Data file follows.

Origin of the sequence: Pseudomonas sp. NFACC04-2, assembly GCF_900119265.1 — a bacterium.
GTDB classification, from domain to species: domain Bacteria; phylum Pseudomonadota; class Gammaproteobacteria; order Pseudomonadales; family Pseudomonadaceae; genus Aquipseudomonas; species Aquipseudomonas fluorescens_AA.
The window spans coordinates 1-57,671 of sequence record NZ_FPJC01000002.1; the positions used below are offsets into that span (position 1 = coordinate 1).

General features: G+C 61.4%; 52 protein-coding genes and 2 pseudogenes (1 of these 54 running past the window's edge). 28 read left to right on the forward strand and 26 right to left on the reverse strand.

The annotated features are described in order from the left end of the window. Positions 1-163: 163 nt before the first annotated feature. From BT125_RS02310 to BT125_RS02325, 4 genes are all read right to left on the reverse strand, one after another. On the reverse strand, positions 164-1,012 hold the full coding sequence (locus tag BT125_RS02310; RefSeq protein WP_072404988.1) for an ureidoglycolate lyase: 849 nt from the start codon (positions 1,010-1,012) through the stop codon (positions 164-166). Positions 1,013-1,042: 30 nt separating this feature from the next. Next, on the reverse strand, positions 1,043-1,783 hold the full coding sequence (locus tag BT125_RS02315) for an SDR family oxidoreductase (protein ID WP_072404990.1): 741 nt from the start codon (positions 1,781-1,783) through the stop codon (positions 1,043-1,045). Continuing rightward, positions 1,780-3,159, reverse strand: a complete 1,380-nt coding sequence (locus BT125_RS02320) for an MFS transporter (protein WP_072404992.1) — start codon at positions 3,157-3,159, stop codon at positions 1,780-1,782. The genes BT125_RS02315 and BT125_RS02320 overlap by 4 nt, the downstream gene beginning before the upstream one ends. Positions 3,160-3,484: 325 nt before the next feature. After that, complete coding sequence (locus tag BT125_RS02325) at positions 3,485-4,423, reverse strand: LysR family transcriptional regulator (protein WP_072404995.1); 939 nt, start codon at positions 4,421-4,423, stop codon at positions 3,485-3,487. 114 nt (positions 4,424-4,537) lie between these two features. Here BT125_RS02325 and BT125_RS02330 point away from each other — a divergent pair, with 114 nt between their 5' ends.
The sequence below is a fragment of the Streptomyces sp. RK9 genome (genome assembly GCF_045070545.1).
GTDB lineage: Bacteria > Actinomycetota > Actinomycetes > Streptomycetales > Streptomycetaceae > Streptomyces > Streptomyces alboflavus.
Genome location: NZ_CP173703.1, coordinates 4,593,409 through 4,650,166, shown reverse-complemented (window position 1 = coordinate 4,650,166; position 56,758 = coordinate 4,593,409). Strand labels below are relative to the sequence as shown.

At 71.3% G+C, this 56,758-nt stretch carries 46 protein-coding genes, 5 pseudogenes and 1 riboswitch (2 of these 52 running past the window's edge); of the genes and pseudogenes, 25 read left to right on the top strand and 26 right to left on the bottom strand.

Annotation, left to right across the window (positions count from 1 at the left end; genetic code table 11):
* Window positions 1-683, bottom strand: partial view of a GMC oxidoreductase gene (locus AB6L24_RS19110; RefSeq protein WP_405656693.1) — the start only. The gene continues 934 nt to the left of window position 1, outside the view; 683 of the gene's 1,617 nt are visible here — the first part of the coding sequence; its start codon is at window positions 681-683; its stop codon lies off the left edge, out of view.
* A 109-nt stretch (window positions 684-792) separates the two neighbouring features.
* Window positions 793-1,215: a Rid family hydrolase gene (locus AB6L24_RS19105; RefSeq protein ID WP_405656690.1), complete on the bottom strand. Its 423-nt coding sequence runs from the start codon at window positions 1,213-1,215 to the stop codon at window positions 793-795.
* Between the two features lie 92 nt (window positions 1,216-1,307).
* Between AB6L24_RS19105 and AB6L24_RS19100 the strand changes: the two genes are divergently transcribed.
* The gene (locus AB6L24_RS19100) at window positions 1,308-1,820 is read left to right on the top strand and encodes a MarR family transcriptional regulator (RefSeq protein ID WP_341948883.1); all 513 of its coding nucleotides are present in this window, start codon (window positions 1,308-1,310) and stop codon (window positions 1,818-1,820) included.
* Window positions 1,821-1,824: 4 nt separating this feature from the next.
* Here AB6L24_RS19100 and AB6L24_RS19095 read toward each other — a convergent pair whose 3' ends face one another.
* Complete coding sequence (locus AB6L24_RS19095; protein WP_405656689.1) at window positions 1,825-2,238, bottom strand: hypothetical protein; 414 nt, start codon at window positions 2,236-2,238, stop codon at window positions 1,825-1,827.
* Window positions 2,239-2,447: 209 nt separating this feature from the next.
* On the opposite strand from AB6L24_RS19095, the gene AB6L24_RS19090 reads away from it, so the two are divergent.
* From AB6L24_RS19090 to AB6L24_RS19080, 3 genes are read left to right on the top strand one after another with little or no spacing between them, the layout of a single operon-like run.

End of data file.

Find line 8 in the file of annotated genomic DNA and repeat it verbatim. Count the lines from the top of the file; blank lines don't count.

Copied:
Genome location: NZ_CP173703.1, coordinates 4,593,409 through 4,650,166, shown reverse-complemented (window position 1 = coordinate 4,650,166; position 56,758 = coordinate 4,593,409). Strand labels below are relative to the sequence as shown.